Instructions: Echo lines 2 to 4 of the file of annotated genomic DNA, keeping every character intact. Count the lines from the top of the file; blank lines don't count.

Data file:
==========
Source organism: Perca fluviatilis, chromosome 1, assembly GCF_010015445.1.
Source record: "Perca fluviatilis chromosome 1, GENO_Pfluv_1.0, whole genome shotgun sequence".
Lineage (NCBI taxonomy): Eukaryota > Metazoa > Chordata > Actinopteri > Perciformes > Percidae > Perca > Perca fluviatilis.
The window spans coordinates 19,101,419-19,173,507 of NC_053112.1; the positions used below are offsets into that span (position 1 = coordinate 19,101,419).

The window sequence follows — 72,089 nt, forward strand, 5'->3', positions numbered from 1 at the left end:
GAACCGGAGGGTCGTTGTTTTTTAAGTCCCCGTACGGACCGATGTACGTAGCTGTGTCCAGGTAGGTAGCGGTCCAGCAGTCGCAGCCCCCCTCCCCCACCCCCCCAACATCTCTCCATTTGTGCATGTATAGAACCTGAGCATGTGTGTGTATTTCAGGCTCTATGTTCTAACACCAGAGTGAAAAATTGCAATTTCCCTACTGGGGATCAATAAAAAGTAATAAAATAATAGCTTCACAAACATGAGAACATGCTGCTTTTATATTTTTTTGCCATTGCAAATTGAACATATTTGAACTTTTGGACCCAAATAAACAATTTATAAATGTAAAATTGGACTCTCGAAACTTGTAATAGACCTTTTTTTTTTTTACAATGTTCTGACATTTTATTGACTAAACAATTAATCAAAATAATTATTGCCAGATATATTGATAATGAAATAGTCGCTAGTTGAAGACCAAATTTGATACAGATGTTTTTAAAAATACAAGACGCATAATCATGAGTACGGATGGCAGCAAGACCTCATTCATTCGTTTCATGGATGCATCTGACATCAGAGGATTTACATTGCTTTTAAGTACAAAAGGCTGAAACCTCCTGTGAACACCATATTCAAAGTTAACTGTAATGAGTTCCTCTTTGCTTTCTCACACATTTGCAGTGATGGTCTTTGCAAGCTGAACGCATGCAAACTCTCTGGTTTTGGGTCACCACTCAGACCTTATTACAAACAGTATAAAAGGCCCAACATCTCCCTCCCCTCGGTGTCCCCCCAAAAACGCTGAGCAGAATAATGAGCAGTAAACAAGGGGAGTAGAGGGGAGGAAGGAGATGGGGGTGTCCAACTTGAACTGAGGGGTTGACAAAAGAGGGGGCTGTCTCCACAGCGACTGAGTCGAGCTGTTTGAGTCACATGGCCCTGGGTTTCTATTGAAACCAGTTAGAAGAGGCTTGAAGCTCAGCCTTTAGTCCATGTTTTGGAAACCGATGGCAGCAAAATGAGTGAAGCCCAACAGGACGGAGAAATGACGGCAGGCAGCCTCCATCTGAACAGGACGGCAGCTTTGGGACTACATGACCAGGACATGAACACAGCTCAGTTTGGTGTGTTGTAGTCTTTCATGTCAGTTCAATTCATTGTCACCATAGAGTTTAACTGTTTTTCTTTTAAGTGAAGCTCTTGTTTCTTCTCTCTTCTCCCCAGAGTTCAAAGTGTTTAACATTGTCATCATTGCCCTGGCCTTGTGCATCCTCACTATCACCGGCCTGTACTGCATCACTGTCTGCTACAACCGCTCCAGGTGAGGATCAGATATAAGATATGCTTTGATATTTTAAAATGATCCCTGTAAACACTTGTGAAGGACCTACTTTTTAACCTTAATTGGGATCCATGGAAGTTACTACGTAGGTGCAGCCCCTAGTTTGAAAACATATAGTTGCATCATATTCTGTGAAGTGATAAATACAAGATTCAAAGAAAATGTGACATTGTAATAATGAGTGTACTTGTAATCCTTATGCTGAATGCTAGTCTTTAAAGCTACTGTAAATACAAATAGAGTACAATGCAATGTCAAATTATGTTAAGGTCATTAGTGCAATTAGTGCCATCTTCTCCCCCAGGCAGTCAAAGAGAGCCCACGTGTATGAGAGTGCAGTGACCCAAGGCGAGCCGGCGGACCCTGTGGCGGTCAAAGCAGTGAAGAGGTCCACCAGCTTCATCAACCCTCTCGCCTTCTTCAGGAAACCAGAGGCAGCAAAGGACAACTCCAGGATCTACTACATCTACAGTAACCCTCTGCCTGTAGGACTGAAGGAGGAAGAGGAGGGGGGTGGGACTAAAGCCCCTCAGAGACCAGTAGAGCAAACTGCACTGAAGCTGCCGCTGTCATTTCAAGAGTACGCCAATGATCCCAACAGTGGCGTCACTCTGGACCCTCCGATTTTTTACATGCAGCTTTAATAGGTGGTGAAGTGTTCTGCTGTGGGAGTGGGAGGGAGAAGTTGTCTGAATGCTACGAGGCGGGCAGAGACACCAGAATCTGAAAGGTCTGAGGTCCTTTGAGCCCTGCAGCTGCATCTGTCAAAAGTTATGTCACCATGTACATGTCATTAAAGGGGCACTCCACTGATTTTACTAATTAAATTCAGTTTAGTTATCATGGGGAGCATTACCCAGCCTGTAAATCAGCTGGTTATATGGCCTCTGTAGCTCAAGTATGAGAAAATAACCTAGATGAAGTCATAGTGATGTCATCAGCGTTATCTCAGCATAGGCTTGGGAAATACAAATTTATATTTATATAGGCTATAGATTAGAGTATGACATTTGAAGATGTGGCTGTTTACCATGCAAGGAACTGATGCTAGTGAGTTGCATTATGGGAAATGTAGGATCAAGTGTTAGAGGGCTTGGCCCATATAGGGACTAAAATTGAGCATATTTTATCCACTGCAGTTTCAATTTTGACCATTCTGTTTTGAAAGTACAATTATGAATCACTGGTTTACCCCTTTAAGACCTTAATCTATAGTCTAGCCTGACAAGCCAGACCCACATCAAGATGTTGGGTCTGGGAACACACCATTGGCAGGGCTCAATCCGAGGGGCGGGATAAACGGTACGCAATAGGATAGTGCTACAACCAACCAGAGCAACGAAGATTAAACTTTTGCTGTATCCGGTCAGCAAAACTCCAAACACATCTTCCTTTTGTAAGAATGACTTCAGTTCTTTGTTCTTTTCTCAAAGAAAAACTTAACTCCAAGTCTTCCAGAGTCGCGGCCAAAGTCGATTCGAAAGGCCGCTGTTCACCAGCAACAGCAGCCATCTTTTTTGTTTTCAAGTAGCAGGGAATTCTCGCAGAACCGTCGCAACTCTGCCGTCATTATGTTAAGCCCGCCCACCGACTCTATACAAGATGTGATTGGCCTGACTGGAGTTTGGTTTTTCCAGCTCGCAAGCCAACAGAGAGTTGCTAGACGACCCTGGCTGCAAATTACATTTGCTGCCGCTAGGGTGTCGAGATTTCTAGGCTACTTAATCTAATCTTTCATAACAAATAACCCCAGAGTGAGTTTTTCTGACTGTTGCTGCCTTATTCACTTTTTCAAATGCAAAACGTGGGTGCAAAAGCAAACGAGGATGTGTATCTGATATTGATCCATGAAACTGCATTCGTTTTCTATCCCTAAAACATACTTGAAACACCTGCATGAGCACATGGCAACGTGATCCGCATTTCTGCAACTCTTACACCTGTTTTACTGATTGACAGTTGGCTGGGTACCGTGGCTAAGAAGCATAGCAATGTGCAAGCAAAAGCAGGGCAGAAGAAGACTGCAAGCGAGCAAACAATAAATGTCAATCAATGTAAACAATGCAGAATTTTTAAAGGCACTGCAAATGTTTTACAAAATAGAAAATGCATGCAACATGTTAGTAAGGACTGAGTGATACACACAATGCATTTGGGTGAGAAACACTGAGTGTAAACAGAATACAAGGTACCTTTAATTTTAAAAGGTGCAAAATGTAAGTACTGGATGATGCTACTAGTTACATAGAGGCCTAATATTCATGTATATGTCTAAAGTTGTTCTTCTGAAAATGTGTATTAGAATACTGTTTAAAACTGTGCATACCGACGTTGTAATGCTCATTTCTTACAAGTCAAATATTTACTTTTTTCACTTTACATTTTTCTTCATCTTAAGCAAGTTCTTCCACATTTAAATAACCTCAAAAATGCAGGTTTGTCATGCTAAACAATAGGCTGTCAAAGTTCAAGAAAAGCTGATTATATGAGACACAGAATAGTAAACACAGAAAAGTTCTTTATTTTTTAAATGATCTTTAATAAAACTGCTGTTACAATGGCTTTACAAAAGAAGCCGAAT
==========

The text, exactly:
Source record: "Perca fluviatilis chromosome 1, GENO_Pfluv_1.0, whole genome shotgun sequence".
Lineage (NCBI taxonomy): Eukaryota > Metazoa > Chordata > Actinopteri > Perciformes > Percidae > Perca > Perca fluviatilis.
The window spans coordinates 19,101,419-19,173,507 of NC_053112.1; the positions used below are offsets into that span (position 1 = coordinate 19,101,419).